Does your dog sleep in your room? Does your dog sleep on your bed? Are you thinking about becoming parents or are you pregnant already? Have you just had your newborn and wondering if what you are doing with your dog’s sleeping arrangements is safe? The main question at hand is – is it safe to sleep with your dog and newborn baby in the same room?
I am going to start out by saying, I know this is a sensitive topic for many, so please know that this is my recommendation, and you can take it or leave it but I am always going to tell you guys that safety comes first. I am sure many people have their dogs sleeping in their rooms with their newborns and have no problems. However, we can’t forget that dogs are a different species to us. No matter how much we love or trust our dogs and feel they are a part of the family, they are still dogs! They have natural animal instincts. They can be unpredictable if provoked or spooked and as much as we never want to imagine it, shit can happen. So yes, being proactive can save a life! And you’ve already taken the first step by reading this article, so well done!
Just last week there was a case in the news of a five week old baby being mauled to death at 2am by the family dog. Although I don’t have any more details on exactly the situation of how this all unfolded, it definitely sparked my desire to write this article for you guys. Being made aware of the risks involved with having a dog and baby in the room together when parents are sleeping is important. Thinking and planning ahead for bringing your new baby home is going to make things so much easier for everyone. And that is what I am here to help you think about today.
Let’s start out by discussing the Importance of Supervision
When we talk about babies and dogs, all you ever hear people say is “never leave the dog and baby alone together” or “supervise supervise supervise”. But what does this actually look like? And how does this work if we are sleeping?
Different Types of Supervision
According to Family Paws Parent Education there are five different types of supervision and it is up to us dog owners and parents/guardians to really become aware of the impacts of each of them.
- Absent Supervision: child and dog together without any adult eyes watching them. This includes if an adult has fallen asleep. This should never happen. If the adult is sleepy, use proactive supervision.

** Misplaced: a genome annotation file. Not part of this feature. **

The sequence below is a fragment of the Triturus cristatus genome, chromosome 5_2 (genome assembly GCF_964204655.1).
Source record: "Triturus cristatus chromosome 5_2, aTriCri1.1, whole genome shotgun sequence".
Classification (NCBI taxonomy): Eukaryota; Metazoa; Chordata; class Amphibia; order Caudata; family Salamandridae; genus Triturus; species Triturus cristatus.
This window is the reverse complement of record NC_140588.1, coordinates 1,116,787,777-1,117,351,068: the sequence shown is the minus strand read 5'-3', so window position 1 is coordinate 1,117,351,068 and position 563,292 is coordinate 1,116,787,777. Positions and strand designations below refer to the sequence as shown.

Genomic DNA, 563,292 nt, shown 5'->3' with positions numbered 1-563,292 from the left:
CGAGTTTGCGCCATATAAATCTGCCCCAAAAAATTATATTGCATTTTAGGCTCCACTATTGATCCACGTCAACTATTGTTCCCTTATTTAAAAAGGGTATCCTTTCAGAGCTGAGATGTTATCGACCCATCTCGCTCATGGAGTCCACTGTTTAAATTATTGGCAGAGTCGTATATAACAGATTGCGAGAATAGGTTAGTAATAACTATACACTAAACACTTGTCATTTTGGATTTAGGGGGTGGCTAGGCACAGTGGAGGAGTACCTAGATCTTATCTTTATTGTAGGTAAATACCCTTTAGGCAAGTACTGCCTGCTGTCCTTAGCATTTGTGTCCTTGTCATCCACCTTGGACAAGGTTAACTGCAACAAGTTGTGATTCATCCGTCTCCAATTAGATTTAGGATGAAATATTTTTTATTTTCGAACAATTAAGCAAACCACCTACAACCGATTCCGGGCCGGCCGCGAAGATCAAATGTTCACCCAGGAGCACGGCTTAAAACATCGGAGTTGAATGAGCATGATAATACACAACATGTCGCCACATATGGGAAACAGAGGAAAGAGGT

- Passive Supervision: Everyone multitasks these days. Are you really watching your child and dog when chatting away on the phone, or when on your computer sending that email? This is such an easy one for parents to do. However, parents must be made aware of how dangerous this can be.
- Reactive Supervision: This is when a parent reacts to the child or dog approaching one another. You don’t want it to get to this point. But it happens! Dog might hear the baby cry or startle and run in to see what it is. Rather than reacting negatively to the dog, we want to redirect the dog away in a calm positive manner. We do this as we don’t want the dog to associate the baby in a negative way and visa versa once your baby is on the move.
- Proactive Supervision: When you know you cannot actively supervise, implementing management tools is how you can be proactive, things like baby gates, crates, playpens, closing doors, putting the dog outside, using a lead, Supervising 24/7 is impossible and exhausting for everyone, including the dog! Every house that has children and a dog in it, must have a safe place for the dog to be able to escape to if they feel the need or for you to put them there when you can’t be actively supervising.
- Active Supervision: This is the best type of supervision and is when two adult eyes are focused on dog and child, the parent is present in the moment and they know what to look for.
I can’t talk about Supervision without making mention of the importance of understanding dog body language. Because, what does supervision mean if we don’t know what to look for in our dogs? If we don’t understand when a dog is stressed out, supervision is useless, isn’t it?
One of my biggest goals in the work I do is to make dog owners and parents aware of how their dogs are communicating and then how they can become their dogs best advocate in those times when they are feeling uneasy, stressed, anxious or scared. Dog bites don’t come from nowhere. There is always a warning. But we need to learn what these are. I’m not going to go into it too much today, so please make sure to have a read of this article above. My point here, is that when we are asleep or even in a very dark room in the middle of the night, it is going to be impossible to be able to see how your dog is feeling, so you are more likely to miss the warning signs.
Night time usually equals absent supervision!
When parents are asleep, they are not actively supervising dog and baby, so this is called absent supervision and unfortunately this is where the majority of risks occur.
Also when parents are awake overnight, they are usually feeding their baby or trying to settle the baby back to sleep – I know from personal experience with three of my own, that as parents, you also totally doze in and out of sleep when feeding, changing and trying to settle a baby in the middle of the night. The room is usually very dark at this point. Again, this is not active supervision and can be a dangerous/risky situation if there is a dog with you too.
So Back to The Big Question…
Is it Safe to Sleep with your Dog and Newborn Baby in the Same Room?
In short, without management, the answer from me is a NO!
But, with the correct management in place there are safe ways to do this.
There are lots of options available and I am going to list a few that I recommend and a few that my clients have opted for themselves…
- The best and safest option of all is to move dog out of bed room into its own safe place: for dogs that do well with separation, I recommend moving them far away from your room so they can get a good night sleep when you have a newborn. Being able to close your bedroom door with your dog in another room when you are all asleep is by far the safest option. This still may need to be a slow and gradual process so preparing ahead of time before the baby comes will be incredibly helpful for you and your dog.